In the U.S. Pat. No. 3,588,098 there is disclosed an amusement apparatus comprising a canvas, suspended from a mast extending through the top of the canvas. The point of attachment between the canvas and the mast is displacable along the mast, to make it possible to vary the tension of the canvas. The attachment point is connected to an annular element which may be turned by a user who is on the canvas, whereby the shape of the tensioned canvas may be varied.

SUMMARY OF THE INVENTION

The object of the present invention is to provide an aquatic amusement device which is provided not only with such elements as are known from the devices just described, but also with flowing water in a manner similar to what is the case with so called water chutes. It is also an object of the invention to provide an amusement device which may be used as a versatile ground for various forms to playing as well as for physical training under pleasant conditions for a considerably large number of people who may use the device at a time. Further, it is an object to provide a device which is comparatively easy to manufacture and to install and which may be comparatively big.

The amusement device according to the invention comprises a canvas (sheet) which is kept inflated by means of a pneumatic overpressure in a space beneath the canvas, the upper restriction of said space being said canvas. The invention is characterized in that there is provided a water-filled trench along the periphery of the canvas.

The canvas is preferably inflated to form a bell-like body, and the canvas extends down into the trench where it may form the bottom thereof. The canvas also should extend up past an outer edge, which is the peripheral boundary of the trench. Further, a mast or other useful support structure extends from said closed spaced up through the canvas, the canvas being attached to the mast at a predetermined height from the foot of the mast or corresponding support structure, the attachment being air tight. A part of the mast also should extend above the top of the canvas.

Water circulates from the trench in under the canvas, upwards inside or along the support structure, i.a. inside or along the mast according to a preferred embodiment, and from the top of the mast or corresponding member down onto the canvas, thence flowing by itself back to the trench. The top of the mast or corresponding support structure is provided with an umbrella-shaped roof, according to a preferred embodiment, off which the water flows down on all sides of the canvas. To make it possible for the people using the device to climb the inflated canvas a number of ropes or suchlike may be attached to the top of the support structure or to the top of the canvas itself and extend toward the trench. In a preferred embodiment the ropes also reach down into the trench and up over the outer edge thereof, where the other ends of the ropes are attached.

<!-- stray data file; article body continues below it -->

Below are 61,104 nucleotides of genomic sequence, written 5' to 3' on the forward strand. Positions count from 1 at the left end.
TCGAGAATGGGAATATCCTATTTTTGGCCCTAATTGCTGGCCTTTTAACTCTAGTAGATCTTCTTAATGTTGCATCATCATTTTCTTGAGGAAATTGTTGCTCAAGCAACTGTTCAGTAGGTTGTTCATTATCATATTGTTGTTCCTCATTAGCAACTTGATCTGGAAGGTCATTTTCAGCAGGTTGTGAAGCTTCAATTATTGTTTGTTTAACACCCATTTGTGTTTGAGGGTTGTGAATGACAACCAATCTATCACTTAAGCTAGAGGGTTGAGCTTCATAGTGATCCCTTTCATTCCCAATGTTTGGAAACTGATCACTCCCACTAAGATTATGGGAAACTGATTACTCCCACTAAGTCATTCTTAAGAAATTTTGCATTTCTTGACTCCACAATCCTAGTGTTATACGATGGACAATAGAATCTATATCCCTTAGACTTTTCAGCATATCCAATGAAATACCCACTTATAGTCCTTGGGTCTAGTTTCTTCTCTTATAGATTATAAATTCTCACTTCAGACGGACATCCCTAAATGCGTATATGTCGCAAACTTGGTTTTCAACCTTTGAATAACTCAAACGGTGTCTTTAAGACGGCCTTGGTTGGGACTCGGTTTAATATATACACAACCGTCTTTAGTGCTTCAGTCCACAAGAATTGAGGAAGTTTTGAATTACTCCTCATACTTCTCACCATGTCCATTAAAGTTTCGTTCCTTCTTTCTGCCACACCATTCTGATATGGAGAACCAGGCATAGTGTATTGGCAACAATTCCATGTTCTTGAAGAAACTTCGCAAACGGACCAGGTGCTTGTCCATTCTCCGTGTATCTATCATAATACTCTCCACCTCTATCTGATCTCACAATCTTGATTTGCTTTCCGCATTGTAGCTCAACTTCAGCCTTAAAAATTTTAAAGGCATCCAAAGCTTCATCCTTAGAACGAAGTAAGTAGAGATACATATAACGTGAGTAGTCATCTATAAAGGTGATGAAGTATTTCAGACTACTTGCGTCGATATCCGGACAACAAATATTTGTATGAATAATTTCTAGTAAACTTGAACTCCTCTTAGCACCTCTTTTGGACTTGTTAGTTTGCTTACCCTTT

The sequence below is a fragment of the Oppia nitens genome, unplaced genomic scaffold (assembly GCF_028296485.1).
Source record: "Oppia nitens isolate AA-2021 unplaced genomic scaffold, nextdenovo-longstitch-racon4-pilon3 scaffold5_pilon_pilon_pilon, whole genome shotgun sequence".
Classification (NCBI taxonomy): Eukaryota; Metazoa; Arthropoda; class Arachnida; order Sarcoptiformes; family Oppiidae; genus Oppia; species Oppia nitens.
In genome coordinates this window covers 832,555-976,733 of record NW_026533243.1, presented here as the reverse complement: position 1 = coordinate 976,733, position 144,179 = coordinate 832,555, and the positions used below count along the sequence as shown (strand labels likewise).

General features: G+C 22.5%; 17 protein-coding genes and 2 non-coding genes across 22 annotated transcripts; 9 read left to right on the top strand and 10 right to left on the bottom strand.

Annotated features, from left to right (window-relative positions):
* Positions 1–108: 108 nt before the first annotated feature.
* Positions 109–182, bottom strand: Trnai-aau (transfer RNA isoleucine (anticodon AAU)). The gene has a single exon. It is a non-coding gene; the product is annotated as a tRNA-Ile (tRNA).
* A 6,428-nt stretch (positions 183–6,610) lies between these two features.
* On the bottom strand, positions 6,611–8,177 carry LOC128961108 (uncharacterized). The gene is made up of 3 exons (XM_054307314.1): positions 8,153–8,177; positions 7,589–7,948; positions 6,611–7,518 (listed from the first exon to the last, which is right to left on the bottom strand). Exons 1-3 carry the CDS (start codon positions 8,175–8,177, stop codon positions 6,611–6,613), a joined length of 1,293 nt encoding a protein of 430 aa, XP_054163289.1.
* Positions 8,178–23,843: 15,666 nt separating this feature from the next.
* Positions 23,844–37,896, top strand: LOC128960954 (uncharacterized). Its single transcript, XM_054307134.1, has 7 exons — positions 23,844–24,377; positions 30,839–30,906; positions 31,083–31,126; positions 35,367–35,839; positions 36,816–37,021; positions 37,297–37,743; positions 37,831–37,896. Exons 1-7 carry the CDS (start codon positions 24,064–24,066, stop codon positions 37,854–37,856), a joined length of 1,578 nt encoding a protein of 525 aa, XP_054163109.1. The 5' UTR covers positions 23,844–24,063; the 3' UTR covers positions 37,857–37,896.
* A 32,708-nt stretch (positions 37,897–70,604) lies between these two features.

The closed space underneath the canvas may be accessible from the outside via an air-lock. The air-lock is preferably arranged in a tunnel which extends from the outside in under the trench and into the closed space.

The entire device is preferably circular or possibly oval with a relatively large diameter, and the trench surounding the canvas is in the form of a circular or oval, respectively, trench in the ground. The inner edge of the trench inclines slightly upwards toward the interior of the device, but does not touch the canvas as long as the canvas is inflated by the air pressure inside the closed space. Hence, under the canvas in the area adjacent to said inner edge of the trench there is a clearance which is edge-shaped in vertical sections, said edge-shaped clearance being defined by an annular water-filled part of the canvas and by the inner edge portion of the trench. Therefore, there is no risk that a person who slides down the side of the inflated canvas will hit the inner edge of the trench but instead the annular water basin will smoothly receive him.

The tunnel with the air-lock is preferably provided with an opening upwards to the ground outside the closed space and with an opening upwards to the ground inside the closed space. Further, the mast of corresponding support structure may formly be anchored to a concrete base in the ground inside the device.

The canvas also may be provided with transparent window-like portions, through which light may enter the closed space and through which it is possible to look at the players sliding along the outside of the canvas. The canvas may also be provided with elevations between which the players may slide.

The closed space may be used at will for rooms to change in, a restaurant, or other indoor activities. When people tread, jump and slide on the outside of the canvas, the inside will be highly vivid, which is most spectacular for people in the closed space.